It's easy to get answers about health and nutrition! Just send your question by email to email@example.com and Dr. Harlan will respond to selected questions of general interest. Answers will be posted in the Ask Dr. Gourmet newsletter (sign up now!) and archived in the Ask Dr. Gourmet section of the website.
I was wondering if parboiled white rice was as good for diabetics as brown rice. I read that the process of making parboiled rice puts back nutrients taken out and that the result was that parboiled rice is as good as brown rice. Also does parboiled rice have the same fiber content as brown rice?
Truthfully, there's not much I dislike more than parboiled rice. First and foremost, rice is so easy to cook that there's no reason to use pre-cooked versions like Minute Rice. Secondly, the rice is "enriched" but what is put back in is not the best part of the rice: the outer layer. It is that bran layer that is removed when making white rice in much the same way that bran is removed from wheat berries to make white flour.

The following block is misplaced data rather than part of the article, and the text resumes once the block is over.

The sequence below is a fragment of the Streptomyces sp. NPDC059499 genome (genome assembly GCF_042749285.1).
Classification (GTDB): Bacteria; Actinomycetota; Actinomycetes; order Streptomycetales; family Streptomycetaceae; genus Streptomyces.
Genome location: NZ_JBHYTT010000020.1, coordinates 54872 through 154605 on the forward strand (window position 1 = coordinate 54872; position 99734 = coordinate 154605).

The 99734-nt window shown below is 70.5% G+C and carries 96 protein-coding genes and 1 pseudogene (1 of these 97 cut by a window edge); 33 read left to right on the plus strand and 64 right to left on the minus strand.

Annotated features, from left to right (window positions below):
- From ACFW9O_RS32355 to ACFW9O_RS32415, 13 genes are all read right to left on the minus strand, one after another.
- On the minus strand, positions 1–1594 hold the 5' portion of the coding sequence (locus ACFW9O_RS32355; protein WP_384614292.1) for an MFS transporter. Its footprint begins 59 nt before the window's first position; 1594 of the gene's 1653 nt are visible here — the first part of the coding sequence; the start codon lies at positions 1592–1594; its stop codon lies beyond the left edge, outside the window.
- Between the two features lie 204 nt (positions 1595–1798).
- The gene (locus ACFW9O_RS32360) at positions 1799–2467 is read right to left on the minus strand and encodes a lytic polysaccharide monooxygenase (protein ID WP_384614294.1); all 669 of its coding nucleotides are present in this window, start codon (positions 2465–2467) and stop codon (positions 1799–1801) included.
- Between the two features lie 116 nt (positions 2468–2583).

The fiber removed is what is so fantastic for diabetics (and those of us who want to avoid developing diabetes). Parboiled rice has about half as much fiber as brown rice, at 1.7 grams per 1/2 cup uncooked. Brown rice has 3.5 grams for the same 1/2 cup (uncooked). In short, no, parboiled rice is not as good for you as brown rice.
Brown rice does take longer to cook and requires more water. For some folks it's a bit of an acquired taste but taking the time to cook it right and make brown rice part of your meals will definitely make you healthier. Here are some recipes to get you started:
Brown and Wild Rice
Savory Lemon Rice | Low Sodium Version
Mexican Rice | Low Sodium Version
Stuffed Peppers | Coumadin Safe Version
Salmon in Parchment with Mangoes
Shrimp Fried Rice
Thanks for writing,
Timothy S. Harlan, MD, FACP